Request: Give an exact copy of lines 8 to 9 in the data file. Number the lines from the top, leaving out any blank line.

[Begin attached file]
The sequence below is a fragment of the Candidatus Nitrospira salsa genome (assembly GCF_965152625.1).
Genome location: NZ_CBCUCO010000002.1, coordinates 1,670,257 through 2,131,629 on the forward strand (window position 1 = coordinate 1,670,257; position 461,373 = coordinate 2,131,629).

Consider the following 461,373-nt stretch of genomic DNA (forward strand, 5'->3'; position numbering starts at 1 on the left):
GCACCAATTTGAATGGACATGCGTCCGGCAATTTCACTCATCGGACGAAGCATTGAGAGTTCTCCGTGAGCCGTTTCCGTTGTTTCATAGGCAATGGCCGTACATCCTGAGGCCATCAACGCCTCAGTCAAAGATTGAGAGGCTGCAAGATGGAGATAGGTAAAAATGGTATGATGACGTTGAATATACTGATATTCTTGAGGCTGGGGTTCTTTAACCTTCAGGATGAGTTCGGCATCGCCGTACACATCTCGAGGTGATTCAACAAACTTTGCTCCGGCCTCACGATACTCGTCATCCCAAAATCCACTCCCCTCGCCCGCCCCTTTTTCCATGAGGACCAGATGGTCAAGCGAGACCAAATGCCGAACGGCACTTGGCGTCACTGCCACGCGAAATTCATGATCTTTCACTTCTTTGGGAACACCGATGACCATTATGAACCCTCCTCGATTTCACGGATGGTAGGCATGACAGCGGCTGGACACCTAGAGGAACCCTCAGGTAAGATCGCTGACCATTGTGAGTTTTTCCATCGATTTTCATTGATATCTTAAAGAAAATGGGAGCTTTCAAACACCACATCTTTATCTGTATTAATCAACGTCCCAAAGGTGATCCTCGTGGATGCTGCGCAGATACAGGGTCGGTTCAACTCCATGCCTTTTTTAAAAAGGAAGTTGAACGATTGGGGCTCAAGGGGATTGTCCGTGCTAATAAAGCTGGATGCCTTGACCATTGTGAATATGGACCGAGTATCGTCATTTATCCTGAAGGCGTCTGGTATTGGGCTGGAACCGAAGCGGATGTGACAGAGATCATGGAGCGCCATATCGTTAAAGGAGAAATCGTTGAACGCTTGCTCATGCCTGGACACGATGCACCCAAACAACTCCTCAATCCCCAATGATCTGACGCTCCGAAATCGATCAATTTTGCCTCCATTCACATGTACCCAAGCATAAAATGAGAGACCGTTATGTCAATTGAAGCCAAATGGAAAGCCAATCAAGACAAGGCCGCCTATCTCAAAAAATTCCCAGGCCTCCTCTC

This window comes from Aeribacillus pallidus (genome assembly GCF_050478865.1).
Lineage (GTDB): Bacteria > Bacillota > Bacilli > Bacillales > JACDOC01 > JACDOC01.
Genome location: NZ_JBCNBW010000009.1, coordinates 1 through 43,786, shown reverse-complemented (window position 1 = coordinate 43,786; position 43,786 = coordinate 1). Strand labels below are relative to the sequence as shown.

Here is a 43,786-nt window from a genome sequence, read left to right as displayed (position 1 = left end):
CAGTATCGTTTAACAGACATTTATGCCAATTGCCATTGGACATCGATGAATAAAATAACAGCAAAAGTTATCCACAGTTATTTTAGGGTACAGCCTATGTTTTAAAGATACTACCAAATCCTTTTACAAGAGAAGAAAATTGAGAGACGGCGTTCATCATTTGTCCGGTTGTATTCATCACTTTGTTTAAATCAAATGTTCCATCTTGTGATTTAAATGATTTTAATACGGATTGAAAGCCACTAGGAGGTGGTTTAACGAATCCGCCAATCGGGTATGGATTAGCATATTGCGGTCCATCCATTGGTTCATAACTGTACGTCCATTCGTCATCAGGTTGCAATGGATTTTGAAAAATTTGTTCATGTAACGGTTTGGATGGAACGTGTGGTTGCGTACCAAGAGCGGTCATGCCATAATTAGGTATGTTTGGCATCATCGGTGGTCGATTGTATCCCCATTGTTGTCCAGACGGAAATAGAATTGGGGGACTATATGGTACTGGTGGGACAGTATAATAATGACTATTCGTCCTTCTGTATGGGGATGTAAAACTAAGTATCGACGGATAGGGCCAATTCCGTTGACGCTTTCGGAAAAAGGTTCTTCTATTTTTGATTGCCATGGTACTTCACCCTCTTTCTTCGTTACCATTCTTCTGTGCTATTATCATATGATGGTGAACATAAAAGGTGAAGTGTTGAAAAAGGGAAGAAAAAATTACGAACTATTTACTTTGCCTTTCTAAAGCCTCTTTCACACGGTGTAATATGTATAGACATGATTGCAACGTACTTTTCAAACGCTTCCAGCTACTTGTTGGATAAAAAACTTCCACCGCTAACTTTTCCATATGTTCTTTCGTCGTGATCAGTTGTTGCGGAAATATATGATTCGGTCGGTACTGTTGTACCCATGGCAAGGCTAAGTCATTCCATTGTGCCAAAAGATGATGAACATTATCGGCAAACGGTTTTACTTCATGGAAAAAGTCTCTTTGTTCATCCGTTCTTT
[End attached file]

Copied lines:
Here is a 43,786-nt window from a genome sequence, read left to right as displayed (position 1 = left end):
CAGTATCGTTTAACAGACATTTATGCCAATTGCCATTGGACATCGATGAATAAAATAACAGCAAAAGTTATCCACAGTTATTTTAGGGTACAGCCTATGTTTTAAAGATACTACCAAATCCTTTTACAAGAGAAGAAAATTGAGAGACGGCGTTCATCATTTGTCCGGTTGTATTCATCACTTTGTTTAAATCAAATGTTCCATCTTGTGATTTAAATGATTTTAATACGGATTGAAAGCCACTAGGAGGTGGTTTAACGAATCCGCCAATCGGGTATGGATTAGCATATTGCGGTCCATCCATTGGTTCATAACTGTACGTCCATTCGTCATCAGGTTGCAATGGATTTTGAAAAATTTGTTCATGTAACGGTTTGGATGGAACGTGTGGTTGCGTACCAAGAGCGGTCATGCCATAATTAGGTATGTTTGGCATCATCGGTGGTCGATTGTATCCCCATTGTTGTCCAGACGGAAATAGAATTGGGGGACTATATGGTACTGGTGGGACAGTATAATAATGACTATTCGTCCTTCTGTATGGGGATGTAAAACTAAGTATCGACGGATAGGGCCAATTCCGTTGACGCTTTCGGAAAAAGGTTCTTCTATTTTTGATTGCCATGGTACTTCACCCTCTTTCTTCGTTACCATTCTTCTGTGCTATTATCATATGATGGTGAACATAAAAGGTGAAGTGTTGAAAAAGGGAAGAAAAAATTACGAACTATTTACTTTGCCTTTCTAAAGCCTCTTTCACACGGTGTAATATGTATAGACATGATTGCAACGTACTTTTCAAACGCTTCCAGCTACTTGTTGGATAAAAAACTTCCACCGCTAACTTTTCCATATGTTCTTTCGTCGTGATCAGTTGTTGCGGAAATATATGATTCGGTCGGTACTGTTGTACCCATGGCAAGGCTAAGTCATTCCATTGTGCCAAAAGATGATGAACATTATCGGCAAACGGTTTTACTTCATGGAAAAAGTCTCTTTGTTCATCCGTTCTTT